As your child gets older, well-child visits to the pediatrician’s office will begin to focus more on the patient-doctor relationship. The doctor will begin asking your child direct questions, possibly even asking you to leave the room for a moment.
The first few years of your child’s life almost revolve around the pediatrician’s office. There are so many regularly scheduled visits for height-and-weight measurements, tips about feeding, discussion of milestones met and just general bragging about your baby’s progress. As long as your child isn’t sick, visiting the pediatrician is actually kind of fun for you as a mom — so it kind of takes you by surprise when suddenly, you feel that you are on the hot seat and your child is being interrogated.
What’s going on?
“I think it happened when my daughter turned 11,” remembers Tracy, a mother of three. “During her well-check, the doctor started directing questions to her instead of me. Questions about whether we had guns in the house, if anyone smokes — that kind of thing.”
Even when your home life is squeaky-clean, the sudden change in questioning might feel confrontational. Tricia, a mother of two teens, was speechless at her daughter’s recent sports physical.
“The doctor asked me — in front of my daughter — what medications my husband takes. Is nothing private anymore? What if there were something that we haven’t told the kids about? I get that he was probably looking for family history information, but we had already gone through that list of conditions,” she says. “I was irritated.”
These types of questions aren’t intended to irritate or upset parents. Doctors are looking out for their young patients’ best interests. So don’t be put off if the pediatrician asks seemingly invasive questions of you or asks to speak to your child alone.
“There are many reasons why pediatricians and adolescents should spend part of the visit speaking without a parent or guardian present, and it is recommended that this occur at least once annually,” says Dr. Brian Eichner, a general pediatrician and assistant professor of pediatrics at the Duke University Department of Pediatrics. “Most families recognize that this is important, but often they have some reservations. Many families (understandably) fear that this will be when pediatricians condone risky behaviors that the parents have worked so hard to try to prevent. Other parents (rightfully so) feel that since they know their child best, they would know everything about what their child is doing or thinking about doing,” he adds.
For parents who are used to being the main keeper of their child’s medical information, this sudden change can be disconcerting. Moms still want to feel that they are the primary source of information where their children are concerned.
What is the AAP’s position?
The American Academy of Pediatrics strongly recommends that parents and pediatricians make available time for tweens and teens to discuss private health care issues with their pediatrician. As they get older, your children will need to be sufficiently aware of their own health care to be able to manage it themselves — and answering some of these relatively simple questions is a good start.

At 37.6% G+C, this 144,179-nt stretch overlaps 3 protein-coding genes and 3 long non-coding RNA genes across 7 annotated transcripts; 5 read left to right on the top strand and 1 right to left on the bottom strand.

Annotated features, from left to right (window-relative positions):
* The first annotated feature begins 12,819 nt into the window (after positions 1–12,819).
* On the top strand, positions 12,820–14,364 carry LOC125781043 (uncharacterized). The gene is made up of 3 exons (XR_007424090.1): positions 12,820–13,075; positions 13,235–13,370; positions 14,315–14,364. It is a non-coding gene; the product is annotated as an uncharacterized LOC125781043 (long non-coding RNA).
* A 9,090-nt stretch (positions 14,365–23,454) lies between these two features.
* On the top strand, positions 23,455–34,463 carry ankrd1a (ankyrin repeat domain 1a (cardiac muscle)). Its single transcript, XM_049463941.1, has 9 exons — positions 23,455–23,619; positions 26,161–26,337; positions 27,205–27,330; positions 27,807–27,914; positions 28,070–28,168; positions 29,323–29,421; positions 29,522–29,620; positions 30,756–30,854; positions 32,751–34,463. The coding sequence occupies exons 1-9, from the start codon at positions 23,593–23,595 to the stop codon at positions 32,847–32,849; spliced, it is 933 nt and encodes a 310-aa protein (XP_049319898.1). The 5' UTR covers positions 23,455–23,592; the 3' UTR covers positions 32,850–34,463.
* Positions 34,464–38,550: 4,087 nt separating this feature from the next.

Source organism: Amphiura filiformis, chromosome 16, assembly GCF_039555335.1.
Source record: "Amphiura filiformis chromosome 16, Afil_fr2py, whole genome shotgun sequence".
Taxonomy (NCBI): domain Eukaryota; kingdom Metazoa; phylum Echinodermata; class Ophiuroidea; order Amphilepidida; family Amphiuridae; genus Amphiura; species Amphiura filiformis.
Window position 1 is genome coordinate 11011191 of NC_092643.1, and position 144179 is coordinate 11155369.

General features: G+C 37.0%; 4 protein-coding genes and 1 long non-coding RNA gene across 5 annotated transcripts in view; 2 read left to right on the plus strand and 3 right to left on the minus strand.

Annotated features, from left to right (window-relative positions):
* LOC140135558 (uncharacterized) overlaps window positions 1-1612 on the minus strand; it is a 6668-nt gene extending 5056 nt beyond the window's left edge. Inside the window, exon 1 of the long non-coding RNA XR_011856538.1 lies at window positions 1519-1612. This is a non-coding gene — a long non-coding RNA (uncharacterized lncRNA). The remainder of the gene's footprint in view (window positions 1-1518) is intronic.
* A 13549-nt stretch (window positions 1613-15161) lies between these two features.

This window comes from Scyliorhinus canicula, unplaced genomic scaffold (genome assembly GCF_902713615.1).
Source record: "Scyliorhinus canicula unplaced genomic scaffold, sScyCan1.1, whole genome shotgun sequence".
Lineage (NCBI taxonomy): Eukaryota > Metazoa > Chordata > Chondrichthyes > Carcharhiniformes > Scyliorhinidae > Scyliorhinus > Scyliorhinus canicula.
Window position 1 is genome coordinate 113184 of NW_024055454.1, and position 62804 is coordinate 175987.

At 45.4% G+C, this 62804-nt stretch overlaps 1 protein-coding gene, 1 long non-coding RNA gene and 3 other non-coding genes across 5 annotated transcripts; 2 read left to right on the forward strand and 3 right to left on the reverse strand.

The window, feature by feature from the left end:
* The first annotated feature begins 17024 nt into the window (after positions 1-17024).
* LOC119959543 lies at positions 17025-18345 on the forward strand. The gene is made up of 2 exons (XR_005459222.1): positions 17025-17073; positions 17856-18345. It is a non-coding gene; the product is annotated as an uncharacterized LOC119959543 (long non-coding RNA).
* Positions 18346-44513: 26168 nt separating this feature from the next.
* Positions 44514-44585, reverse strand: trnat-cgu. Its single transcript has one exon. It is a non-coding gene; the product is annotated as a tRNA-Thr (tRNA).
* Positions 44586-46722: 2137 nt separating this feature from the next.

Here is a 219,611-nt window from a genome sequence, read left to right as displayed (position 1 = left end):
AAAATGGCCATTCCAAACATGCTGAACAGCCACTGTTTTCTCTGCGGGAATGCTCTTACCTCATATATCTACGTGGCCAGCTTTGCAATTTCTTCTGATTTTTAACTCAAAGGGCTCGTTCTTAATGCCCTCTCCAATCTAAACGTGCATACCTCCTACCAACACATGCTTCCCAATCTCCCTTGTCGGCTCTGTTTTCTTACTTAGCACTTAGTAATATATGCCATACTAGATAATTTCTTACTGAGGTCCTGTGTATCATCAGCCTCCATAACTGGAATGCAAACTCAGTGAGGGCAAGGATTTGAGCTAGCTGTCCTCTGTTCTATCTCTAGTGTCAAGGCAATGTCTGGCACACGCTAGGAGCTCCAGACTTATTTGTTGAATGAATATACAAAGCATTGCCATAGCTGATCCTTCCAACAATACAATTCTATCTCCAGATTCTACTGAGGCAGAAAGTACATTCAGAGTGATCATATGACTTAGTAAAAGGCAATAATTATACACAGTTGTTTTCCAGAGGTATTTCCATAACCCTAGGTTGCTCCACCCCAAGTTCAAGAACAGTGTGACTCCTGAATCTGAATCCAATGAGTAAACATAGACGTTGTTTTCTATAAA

“We, as pediatricians, fully acknowledge that parents know their children best, and the last thing we want to do is undermine that relationship,” says Dr. Eichner.
As your child gets older — and heads into the teen years — being able to have a frank discussion with someone who isn’t a parent becomes more and more important.
“By way of example, here are some situations that I have been able to discuss with my teen patients recently that they had not disclosed while their parents were in the room: pregnancy, drug use, depression, suicidal thoughts, sexual assault, unsafe home situations and school problems. So, while none of these things are pleasant to talk about, they can all be more adequately dealt with if a responsible adult is aware,” Dr. Eichner shares.
When red flags go up
For anyone who deals with children and adolescents on a regular basis, there is always a conscious effort to watch for red flags. While one 11-year-old may seem to have the perfectly regular existence of a young child, there may be indications in another child of the same age that things aren’t as they seem. Anyone who comes into contact with your child in a professional capacity — from a school employee to the nurse at the pediatrician’s office — is under obligation to report anything that seems suspicious.
How to deal with it
As a parent, it’s hard to start letting other adults have input into your child’s decisions.
“We are pretty open with our son about most things, so thinking that he needed to talk to his doctor alone didn’t sit well with me,” says Cathy, a mother of two. “But I finally realized that because we are open, it’s a good thing for him to seek outside opinions from trusted adults.”
For many parents, this is a difficult time of transition. But in order to raise competent, thinking young adults, you need to begin to give them a small amount of control over their own health and well-being.